The crusade itself began with the armies taking a staggered start along the same route. By May of 1147 Emperor Conrad III of Germany was leading his army on a land route through Hungary. This was because Roger II, King of Sicily, was an enemy of Conrad’s; therefore, to travel by sea put the German forces at risk. The French army followed the Germans, departing from Metz in June, wary of traversing the Byzantine Empire owning to their experiences in the First Crusade. In the mean time, however, Count Joscelin II of Edessa, continued to fight to recapture his lost city, eventually succeeding in October 1146. But with no help from the other Crusader states, Edessa was again lost in November to Zengi’s son, Nur ad-Din. Joscelin would be later captured while on route to                    Antioch seeking help. He was subsequently taken to the city of Aleppo where he was led before a hostile crowd and publicly blinded; eventually he died in the dungeons of the Citadel of Aleppo in 1159.[11]

By 10 September, Conrad reached Constantinople, with Louis arriving on the 4th of October. However, the relationship was strained between the Byzantine Emperor, Manuel I Comnenus, and the two crusading kings, Conrad and Louis. Manuel saw little benefit of a crusade to Byzantine interests; moreover, he mistrusted the French, who he feared may reach an alliance with Roger of Sicily against him. Therefore, Manuel was very keen to send the crusaders quickly on their way and suggested that they travel along the western coast of Asia Minor to the city of Attalia.[12]

Conrad, however, had other ideas. Deciding not to wait for the French, he chose to follow the route of the First Crusade across the Anatolian plateau via Dorylaeum, site of the great crusader victory of the First Crusade.[13] Upon reaching Nicaea; however, Conrad was faced with disagreements among his forces, whereupon it was decided to send the infantry, under the command of Otto, Bishop of Freising, along the coastal route as recommended by Manuel. Conrad retained the knights and his best troops and continued east. In effect, Conrad divided his forces in the face of an unknown enemy, in unfamiliar terrain. The result, although never certain, was also not unexpected. At what would be called the Second Battle of Dorylaeam, 25 October 1147, the Seljuq Turks crushed Conrad’s force, causing him to retreat back to Constantinople under pressure. Conrad, himself, was wounded in one of the skirmishes. To worsen the blow, Otto’s force met a similar fate near Laodicea on 16 November 1147, suffering the majority of his forces either killed in battle or captured and sold into slavery.[14]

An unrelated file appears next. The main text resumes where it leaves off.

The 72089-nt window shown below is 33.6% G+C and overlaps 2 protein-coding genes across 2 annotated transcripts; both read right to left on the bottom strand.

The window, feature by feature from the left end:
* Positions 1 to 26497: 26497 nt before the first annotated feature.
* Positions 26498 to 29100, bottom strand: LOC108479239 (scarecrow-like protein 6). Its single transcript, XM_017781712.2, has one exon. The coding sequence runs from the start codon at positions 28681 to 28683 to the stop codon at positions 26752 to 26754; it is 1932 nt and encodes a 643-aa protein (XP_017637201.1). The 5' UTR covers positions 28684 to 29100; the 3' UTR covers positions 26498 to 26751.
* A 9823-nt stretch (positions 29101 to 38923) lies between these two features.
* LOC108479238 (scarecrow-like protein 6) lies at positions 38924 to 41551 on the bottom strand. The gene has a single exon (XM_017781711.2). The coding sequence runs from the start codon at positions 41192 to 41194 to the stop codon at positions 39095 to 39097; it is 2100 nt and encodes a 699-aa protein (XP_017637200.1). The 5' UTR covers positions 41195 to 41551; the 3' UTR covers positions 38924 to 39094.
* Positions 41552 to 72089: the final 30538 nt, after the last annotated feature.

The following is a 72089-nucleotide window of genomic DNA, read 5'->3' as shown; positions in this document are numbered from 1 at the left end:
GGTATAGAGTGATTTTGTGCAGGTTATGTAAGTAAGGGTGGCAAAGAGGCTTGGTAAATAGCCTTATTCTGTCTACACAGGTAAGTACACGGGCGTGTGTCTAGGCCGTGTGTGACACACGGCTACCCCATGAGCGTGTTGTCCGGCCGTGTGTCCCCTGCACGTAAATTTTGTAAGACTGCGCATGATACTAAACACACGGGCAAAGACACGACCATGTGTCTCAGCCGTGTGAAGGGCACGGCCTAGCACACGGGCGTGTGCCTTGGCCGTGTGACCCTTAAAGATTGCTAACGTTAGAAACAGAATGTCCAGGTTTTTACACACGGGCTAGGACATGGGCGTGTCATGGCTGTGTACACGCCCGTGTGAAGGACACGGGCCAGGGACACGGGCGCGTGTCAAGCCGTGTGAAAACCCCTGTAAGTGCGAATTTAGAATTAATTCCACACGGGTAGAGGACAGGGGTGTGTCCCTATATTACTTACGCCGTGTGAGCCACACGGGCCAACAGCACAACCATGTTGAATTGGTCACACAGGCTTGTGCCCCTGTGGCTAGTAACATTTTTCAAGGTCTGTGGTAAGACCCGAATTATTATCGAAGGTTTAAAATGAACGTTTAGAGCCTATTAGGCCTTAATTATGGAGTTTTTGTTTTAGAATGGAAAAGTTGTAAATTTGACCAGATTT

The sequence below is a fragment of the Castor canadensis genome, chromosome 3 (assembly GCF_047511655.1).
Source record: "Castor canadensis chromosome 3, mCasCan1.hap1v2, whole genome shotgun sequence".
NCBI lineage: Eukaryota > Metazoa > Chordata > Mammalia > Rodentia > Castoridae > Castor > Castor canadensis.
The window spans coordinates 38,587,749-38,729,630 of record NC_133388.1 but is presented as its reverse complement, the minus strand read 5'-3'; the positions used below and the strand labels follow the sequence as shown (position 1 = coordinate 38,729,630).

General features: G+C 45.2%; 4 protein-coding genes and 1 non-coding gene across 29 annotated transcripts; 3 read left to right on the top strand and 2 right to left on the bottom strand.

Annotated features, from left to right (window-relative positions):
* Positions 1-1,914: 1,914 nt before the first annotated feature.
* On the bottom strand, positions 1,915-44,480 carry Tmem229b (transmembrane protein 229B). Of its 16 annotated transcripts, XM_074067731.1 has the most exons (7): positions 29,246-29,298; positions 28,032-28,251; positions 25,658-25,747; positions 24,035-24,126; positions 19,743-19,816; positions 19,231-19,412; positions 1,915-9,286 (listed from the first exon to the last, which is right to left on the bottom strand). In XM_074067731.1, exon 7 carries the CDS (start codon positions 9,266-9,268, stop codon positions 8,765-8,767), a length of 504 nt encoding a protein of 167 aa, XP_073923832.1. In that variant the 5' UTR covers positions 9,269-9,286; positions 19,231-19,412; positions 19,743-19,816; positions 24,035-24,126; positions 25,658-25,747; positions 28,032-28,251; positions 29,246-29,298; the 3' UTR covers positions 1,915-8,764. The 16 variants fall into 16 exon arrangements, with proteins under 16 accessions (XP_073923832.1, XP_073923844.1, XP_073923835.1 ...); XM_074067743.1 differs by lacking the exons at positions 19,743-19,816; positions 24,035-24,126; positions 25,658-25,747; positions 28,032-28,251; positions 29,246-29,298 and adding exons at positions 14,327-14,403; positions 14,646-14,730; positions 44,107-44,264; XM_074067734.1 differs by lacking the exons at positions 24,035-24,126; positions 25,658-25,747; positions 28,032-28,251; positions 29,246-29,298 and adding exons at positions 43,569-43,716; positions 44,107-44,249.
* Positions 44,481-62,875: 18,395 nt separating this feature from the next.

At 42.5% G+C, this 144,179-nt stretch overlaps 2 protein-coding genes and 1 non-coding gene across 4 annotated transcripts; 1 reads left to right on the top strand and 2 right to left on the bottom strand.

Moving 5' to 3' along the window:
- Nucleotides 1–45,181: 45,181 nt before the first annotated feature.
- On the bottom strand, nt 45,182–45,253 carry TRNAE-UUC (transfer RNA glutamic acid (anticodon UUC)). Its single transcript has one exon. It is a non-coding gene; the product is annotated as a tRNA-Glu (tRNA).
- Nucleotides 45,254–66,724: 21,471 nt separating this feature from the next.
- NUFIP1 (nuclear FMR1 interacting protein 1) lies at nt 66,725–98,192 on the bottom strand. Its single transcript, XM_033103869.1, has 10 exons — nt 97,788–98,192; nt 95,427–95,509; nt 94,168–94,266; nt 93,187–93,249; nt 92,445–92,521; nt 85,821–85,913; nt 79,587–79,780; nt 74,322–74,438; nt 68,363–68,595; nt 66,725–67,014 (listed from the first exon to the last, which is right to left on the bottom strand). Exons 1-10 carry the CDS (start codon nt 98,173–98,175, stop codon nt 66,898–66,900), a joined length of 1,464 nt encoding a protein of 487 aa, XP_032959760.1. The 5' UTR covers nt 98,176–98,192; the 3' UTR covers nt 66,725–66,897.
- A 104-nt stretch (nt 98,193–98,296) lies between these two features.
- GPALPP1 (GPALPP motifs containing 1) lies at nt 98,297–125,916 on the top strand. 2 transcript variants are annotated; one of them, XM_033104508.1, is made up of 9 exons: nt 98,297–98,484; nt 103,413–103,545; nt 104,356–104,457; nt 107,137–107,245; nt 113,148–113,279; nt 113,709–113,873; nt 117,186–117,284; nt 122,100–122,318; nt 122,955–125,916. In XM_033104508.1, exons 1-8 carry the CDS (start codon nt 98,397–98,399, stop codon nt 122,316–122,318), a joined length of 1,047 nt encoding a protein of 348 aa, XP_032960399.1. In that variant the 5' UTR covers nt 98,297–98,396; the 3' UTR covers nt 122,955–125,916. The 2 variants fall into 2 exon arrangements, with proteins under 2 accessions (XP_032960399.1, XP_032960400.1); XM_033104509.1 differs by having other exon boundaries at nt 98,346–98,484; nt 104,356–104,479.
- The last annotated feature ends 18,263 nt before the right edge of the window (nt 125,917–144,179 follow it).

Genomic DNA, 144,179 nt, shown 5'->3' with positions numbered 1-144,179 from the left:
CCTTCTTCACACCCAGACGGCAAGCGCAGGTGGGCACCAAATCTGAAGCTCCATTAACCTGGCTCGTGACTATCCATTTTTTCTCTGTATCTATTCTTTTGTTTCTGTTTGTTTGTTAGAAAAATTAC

While at Constantinople, Louis VII was met with by armies from Savoy, Auvergne, and Montferrat, which had taken the land route through Italy and crossed from Brindisi to Durazzo. Once joined, the entire army was shipped across the Bosporus to Asia Minor and proceeded east. While on the march, the French encountered the remnants of Conrad’s army at Nicaea and learned of Conrad’s defeat. The two kings consulted and, with Conrad joining Louis’s force, they followed Otto of Freising’s route, keeping within Byzantine territory while maintaining contact with the Byzantine fleet. They marched through Adramyttium, Pergamum and Smyrna (modern Izmir) arriving at Ephesus in December.[15] Louis’s army took the lead, with the Germans trailing about a day behind.[16] There they received a letter from Manuel warning that the Turks were on the war path. (Meanwhile Conrad fell sick and returned to Constantinople, where Manuel tended to him personally until he recovered.) Louis, however, paid no attention to the warnings of a Turkish attack and marched out from Ephesus with the French and German survivors. The Turks were indeed waiting to attack; however, in a small battle outside Ephesus, the French were victorious. The French also fended off a Turkish ambush at the Meander River, fighting a pitched, yet ultimately successful, battle at the bridge across the river at Pisidian Antioch, on 1 January 1148.[17]